Waste Treatment – Septic Systems

Waste Treatment – Septic Systems
Lab #7
 Know how a conventional septic system
 Be able to describe three alternative systems
that could be used to dispose of household
 Know what soil conditions are needed for
proper functioning of conventional and
alternative waste disposal systems.
Background Info
 Every day the average U.S. family of four
generates approximately 200 gallons of
sewage effluent through use of toilets,
showers, bathtubs, sinks, washing machines,
and dishwashers.
 This sewage is 95% water and 5% solid
Disposing of the Material
 In houses connected to city sewer systems, disposal
of household sewage is simple; the waste water
simply flows out of the houses, and down into the
city sewer pipe.
 However, in N. C., about 50% of the houses
(approximately 1.5 million) are not connected to
city a sewer, and wastes from these homes must be
disposed of in other ways, usually on the
homeowner's property.
Septic Systems
 The easiest way to dispose of most
household's daily sewage is to let it seep into
the soil surrounding the home.
 To do this, most of the solid materials are
first removed from the effluent, and then the
wastewater is spread over the soil and
allowed to seep in.
Soil’s Role in the Process
 The soil's job is to filter out any remaining
solids, and to kill the germs in the effluent.
 The purified water flows downward through
the soil to the water table and should be fit to
drink once it reaches the water table.
Schematic of Septic System
Septic Tank
Septic Tank
 The septic tank is a settling tank where
sewage from the house is stored temporarily
so that solid materials settle to the bottom of
the tank to form sludge, while grease floats
to the top to form a scum layer.
 The scum and sludge must be periodically
removed from the septic tank by simply
pumping them out.
Septic Tank
Drainfield or Absorption Field
 The absorption field is frequently a network
of drain lines (pipes with holes in them) that
carry wastewater from the septic tank and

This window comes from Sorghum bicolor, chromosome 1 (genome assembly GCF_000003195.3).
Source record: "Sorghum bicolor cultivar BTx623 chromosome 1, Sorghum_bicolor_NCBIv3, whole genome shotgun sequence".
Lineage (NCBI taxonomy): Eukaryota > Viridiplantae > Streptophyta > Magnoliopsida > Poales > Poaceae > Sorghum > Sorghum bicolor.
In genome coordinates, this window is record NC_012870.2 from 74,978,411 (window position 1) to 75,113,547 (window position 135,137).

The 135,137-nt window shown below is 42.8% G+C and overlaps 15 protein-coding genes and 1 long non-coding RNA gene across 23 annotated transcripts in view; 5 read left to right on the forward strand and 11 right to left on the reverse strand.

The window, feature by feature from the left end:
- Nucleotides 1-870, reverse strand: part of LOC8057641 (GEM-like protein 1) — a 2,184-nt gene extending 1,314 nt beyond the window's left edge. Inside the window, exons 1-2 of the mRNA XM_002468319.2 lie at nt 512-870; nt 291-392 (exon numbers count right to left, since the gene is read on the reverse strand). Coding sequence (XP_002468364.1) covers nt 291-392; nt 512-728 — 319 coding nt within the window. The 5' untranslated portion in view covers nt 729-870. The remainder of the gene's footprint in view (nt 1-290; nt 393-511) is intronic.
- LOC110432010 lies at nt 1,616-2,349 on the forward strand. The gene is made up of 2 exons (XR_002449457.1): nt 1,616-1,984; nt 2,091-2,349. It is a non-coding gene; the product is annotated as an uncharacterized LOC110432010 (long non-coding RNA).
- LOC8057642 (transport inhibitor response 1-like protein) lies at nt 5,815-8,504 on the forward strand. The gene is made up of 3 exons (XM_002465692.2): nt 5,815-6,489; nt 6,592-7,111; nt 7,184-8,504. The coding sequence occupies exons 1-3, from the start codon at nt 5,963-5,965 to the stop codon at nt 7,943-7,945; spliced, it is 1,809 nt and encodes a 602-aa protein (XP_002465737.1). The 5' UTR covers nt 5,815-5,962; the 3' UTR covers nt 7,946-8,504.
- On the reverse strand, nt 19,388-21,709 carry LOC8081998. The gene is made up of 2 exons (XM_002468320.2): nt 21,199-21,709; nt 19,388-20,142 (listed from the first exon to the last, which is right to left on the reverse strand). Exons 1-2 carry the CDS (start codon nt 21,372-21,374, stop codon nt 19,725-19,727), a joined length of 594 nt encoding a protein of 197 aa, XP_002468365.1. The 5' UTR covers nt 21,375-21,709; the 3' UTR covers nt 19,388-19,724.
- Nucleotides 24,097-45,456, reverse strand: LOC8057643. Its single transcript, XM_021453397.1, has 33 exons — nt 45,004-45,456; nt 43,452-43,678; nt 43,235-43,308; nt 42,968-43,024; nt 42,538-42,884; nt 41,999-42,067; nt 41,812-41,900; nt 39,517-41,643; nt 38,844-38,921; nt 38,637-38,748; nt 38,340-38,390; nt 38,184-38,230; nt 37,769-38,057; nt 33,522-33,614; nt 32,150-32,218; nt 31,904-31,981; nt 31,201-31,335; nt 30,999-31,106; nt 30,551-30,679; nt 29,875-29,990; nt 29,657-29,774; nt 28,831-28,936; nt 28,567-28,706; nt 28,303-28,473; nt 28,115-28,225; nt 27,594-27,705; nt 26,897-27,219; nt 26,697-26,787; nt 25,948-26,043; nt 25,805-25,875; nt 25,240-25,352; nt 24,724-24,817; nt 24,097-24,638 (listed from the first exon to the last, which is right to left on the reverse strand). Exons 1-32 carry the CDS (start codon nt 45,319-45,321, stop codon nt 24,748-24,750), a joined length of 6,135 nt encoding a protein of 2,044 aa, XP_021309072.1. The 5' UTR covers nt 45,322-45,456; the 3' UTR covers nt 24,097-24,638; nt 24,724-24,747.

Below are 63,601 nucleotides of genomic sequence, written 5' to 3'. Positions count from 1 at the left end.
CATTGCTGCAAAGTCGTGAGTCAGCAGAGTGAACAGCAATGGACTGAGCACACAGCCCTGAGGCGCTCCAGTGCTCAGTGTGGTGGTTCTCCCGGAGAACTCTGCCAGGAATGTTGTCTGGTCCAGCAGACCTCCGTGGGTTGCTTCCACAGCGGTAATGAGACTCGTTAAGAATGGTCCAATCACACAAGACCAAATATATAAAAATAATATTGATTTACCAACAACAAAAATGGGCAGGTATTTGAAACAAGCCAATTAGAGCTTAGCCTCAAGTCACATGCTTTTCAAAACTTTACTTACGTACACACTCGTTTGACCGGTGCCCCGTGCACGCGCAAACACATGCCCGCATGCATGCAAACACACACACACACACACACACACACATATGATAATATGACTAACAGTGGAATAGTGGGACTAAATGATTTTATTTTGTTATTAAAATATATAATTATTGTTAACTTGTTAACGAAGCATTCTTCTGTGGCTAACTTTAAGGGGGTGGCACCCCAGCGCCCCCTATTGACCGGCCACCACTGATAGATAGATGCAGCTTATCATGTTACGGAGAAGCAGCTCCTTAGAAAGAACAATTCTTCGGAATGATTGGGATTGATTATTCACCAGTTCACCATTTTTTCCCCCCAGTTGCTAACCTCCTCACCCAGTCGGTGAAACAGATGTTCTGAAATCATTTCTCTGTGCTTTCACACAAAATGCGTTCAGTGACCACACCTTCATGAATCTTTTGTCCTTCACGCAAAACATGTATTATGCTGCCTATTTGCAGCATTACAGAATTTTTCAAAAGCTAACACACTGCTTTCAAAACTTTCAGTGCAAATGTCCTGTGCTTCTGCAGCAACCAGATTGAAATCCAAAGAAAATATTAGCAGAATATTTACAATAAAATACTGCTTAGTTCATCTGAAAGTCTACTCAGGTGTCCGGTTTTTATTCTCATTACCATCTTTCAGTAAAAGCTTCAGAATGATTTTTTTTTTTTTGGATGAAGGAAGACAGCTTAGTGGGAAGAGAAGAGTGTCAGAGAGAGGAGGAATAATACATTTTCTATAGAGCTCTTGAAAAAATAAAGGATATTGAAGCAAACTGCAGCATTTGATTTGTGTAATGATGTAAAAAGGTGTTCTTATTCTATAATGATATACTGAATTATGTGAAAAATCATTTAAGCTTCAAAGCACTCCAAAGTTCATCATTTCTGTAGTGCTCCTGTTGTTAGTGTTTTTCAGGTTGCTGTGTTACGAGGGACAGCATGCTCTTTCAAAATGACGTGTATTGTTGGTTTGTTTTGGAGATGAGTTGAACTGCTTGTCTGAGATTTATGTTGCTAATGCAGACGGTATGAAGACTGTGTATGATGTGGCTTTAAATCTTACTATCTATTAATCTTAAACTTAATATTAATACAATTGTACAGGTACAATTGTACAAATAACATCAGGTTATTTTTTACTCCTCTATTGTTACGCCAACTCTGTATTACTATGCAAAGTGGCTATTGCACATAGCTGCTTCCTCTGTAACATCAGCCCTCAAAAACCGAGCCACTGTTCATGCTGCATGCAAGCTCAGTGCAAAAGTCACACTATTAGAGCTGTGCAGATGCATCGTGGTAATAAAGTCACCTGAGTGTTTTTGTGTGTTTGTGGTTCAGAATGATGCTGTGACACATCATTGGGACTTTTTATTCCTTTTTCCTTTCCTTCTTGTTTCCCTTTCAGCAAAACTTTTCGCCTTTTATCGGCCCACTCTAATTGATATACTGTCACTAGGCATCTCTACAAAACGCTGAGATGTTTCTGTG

apply it to the soil.
 The size of the absorption field varies from
site to site, but most are small enough to fit
in a backyard and cover and area between
400 and 800 ft2.
Suitable Soils
 Although effluent can be applied to the surface of
any soil, not all soils are able to absorb and purify
 Soils that can be used for waste disposal are
permeable, deep, well drained (not waterlogged)
and are not on a steep slope.
 In N. C., state law requires that all soils pass an
inspection before a septic system is installed on any
Alternative Septic Systems
 If a soil is not suitable for a conventional
septic system, several alternative systems
have been developed to overcome specific
soil problems.
 These alternative systems include the low
pressure pipe system, the mound system, and
the recirculating sand filter.
Low Pressure Pipe System
 The Low Pressure Pipe system (LPP)
includes a small pump, which may turn on 12 times a day, to pump a large amount of
effluent to the drainfield.
 This allows the soil to absorb and filter the
effluent effectively.
Mound System
 Soils with shallow depth over a limiting layer or
soils with high percolation rates may be suitable for
a mound system.
 In a mound system,specially selected sand is placed
on top of the natural soil to help treat and dispose of
septic tank effluent.
Recirculating Sand Filter
Effluent In
How do we determine if our
soils are suitable?
 The ability of a soil to properly absorb and treat
sewage waste will depend on several soil
 Each County Health Department should be
consulted for specific criteria used in a given
 Remember that these are the rules that state whether
or not you can build a soil drainfield on your land.
General Order of Events
 Determine the types of soils on the lot.
 Find out what type of septic system, if any, will
work on those soils.
 Obtain a septic system improvement permit (IP)
from your local health department.
 Obtain a cost estimate for installing the kind of